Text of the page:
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Book’s 26 ‘smartcuts’ may ease way to top

“Simple is the New Smart – 26 Success Strategies to Build Confidence, Inspire Yourself and Reach Your Ultimate Potential” by Rob Fazio (Career Press, $15.99).

There are no shortcuts to success; but there are smartcuts that make success easier to achieve. Fazio’s 26 smartcuts are rooted in “See it, Say it, Start it.”

See it creates the vision of what you’re learning or trying to achieve. Say it relates to how clearly and concisely you communicate that vision to yourself and others. Start it involves the habits you adopt that drive the actions needed to learn and achieve.

Of the 26, these top my list:

2. “Put doubts in your doubts.” The fear of failure raises the specter of doubt in everyone. Doubt begets indecision and inactions, which erode both self-confidence and competence. Think about them as emotional obstacles preventing achievement – obstacles over which you have total control. Exercise that control by thinking “How will I …?” rather than “I can’t.” The … “How will I …?” step represents doing something. The more you do, the less doubt you have about doing even more.

4. “Helplessness, the Victim Mentality.” While doubt involves emotional obstacles you can control, helplessness deals with things outside of your control. Recognize that while you don’t control the situation, you always control your response to it. Victims disengage and feel powerless; owners engage through adaptation. They identify the skills they have and how those skills will help them. Just as important, they identify other skills they need to deal with the situation and acquire them.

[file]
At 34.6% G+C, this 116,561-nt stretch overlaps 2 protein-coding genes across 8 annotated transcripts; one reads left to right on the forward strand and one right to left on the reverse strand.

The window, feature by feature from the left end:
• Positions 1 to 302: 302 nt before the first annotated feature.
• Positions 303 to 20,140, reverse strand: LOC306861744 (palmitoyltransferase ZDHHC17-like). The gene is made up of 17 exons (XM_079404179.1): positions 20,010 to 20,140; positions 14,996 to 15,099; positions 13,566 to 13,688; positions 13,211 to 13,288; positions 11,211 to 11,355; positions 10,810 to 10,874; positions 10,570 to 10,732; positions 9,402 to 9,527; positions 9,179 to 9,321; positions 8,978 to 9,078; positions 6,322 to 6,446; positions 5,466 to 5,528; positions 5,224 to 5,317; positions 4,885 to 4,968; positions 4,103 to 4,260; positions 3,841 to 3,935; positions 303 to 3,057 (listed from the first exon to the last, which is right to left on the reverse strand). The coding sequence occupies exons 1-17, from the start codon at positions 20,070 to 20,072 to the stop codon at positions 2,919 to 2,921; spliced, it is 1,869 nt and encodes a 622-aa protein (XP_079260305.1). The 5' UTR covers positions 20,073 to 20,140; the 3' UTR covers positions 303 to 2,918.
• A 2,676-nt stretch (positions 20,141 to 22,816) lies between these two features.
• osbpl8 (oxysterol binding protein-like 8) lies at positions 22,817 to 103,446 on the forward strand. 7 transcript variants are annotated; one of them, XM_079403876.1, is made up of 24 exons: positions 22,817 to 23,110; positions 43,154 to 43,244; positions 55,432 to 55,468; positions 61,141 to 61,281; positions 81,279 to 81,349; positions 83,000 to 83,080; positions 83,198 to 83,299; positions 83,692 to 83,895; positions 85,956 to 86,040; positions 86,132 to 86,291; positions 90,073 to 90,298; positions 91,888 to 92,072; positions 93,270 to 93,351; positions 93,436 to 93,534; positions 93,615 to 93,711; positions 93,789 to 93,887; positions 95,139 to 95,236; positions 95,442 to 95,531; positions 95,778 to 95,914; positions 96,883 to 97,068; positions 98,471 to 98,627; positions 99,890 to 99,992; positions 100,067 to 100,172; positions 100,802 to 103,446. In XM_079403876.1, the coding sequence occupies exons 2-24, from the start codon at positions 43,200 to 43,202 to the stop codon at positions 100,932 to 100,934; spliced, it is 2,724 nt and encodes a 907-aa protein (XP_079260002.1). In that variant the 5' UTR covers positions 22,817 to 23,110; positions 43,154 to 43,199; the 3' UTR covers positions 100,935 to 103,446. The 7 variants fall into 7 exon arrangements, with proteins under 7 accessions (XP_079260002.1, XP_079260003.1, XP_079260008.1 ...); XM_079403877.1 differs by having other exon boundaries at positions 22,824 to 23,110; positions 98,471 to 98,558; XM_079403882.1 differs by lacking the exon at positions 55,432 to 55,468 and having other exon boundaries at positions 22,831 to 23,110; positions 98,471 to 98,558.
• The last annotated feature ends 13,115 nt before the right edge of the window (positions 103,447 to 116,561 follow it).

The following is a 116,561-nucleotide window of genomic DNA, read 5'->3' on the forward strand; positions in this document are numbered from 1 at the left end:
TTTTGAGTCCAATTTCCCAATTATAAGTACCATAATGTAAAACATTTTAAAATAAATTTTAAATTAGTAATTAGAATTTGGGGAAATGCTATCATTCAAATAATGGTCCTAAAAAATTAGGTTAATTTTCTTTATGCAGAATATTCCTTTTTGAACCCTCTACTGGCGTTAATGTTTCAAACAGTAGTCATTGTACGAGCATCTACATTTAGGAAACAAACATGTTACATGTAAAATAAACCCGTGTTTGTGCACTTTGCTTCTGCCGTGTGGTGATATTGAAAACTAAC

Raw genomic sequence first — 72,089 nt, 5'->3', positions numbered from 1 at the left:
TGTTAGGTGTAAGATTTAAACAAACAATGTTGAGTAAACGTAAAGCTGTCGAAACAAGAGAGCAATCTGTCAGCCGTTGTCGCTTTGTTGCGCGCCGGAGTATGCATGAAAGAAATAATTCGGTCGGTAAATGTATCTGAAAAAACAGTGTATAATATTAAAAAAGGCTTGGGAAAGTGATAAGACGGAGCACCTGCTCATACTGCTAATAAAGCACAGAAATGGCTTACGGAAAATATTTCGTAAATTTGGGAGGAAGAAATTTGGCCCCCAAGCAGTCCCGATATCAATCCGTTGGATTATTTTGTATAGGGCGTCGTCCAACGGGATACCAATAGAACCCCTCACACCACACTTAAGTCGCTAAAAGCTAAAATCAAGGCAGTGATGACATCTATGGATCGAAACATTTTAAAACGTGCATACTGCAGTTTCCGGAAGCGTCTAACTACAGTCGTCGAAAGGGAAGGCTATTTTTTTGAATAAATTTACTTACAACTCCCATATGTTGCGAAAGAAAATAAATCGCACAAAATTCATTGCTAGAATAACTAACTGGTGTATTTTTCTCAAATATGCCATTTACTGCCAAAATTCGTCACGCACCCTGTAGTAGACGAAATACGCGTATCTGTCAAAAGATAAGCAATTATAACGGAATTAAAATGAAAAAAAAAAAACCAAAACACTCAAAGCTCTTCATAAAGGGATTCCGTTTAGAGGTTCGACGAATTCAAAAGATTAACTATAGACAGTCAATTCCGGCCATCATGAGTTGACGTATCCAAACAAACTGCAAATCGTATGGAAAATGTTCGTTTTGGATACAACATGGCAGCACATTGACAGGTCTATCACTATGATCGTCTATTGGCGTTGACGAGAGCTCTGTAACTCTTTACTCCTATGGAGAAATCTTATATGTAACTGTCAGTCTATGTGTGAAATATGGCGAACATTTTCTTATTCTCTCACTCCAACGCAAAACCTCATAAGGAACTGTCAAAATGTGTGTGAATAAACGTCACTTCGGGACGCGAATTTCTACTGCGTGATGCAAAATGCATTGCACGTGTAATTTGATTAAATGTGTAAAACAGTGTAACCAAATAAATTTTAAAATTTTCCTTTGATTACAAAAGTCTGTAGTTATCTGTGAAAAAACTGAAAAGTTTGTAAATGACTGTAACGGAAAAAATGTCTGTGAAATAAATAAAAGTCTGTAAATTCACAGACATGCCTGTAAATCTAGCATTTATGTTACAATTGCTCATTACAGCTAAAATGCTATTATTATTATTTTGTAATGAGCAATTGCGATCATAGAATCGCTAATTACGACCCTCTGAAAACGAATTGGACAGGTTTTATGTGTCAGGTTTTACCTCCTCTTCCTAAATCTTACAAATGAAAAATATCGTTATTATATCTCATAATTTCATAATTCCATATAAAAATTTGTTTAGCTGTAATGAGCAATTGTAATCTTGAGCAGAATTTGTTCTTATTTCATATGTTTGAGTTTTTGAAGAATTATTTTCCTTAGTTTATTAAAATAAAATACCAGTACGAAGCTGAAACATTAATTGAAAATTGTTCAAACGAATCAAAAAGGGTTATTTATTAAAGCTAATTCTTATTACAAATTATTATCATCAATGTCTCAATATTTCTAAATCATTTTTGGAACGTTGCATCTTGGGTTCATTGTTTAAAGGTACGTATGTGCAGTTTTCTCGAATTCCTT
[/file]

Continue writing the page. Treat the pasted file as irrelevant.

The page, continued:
8. “The blind side.” Blind spots are things you say, do or demonstrate that have negative impacts of which you’re unaware, but are apparent to those with whom you work. It takes courage to ask others about your blind spots. Asking “how can I improve” questions will lead to honest feedback because you’re acknowledging that there’s room for improvement. Responding positively to their feedback shows you value their input. This increases mutual trust and respect, which ensures that channels of communication remain open. The more open they are, the less likelihood blind spots will inhibit productivity.

14. “Innovation evaporation.” Don’t think of innovation in terms of ‘the next big thing.’ See it as an integral part of the process of continuous improvement – for both you and the firm. As part of that process, it makes change the norm.

While it may involve doing different things, it may involve doing things differently. By asking how we can work better, faster, smarter, etc., you create space for all to think differently. Sharing thoughts with a group lets others add their perspectives, which leads to an expanded version of “what could happen if.” Group input = group buy-in, which make the change easier to sell.

26. “The crazy and the lazy.” What should you do when your motivation meets the resistance of naysayers who prefer the same-old-same-old-tired-and-true? First, recognize that you’re not going to persuade them. Limit interactions with them. Second, identify those with open minds and engage them around finding solutions, not carping about problems. Successful engagement involves three steps: 1. Communicate your message with clarity. 2. Establish common ground by asking questions about the effects of the problem on their productivity. When someone identifies “what’s in it for me,” she/he becomes an ally.

The more allies you have, the less likelihood naysayers will be able to derail the solution.

Fazio’s message: If you want to increase your momentum, get out of your own way.

Jim Pawlak is a nationally syndicated reviewer of business books.

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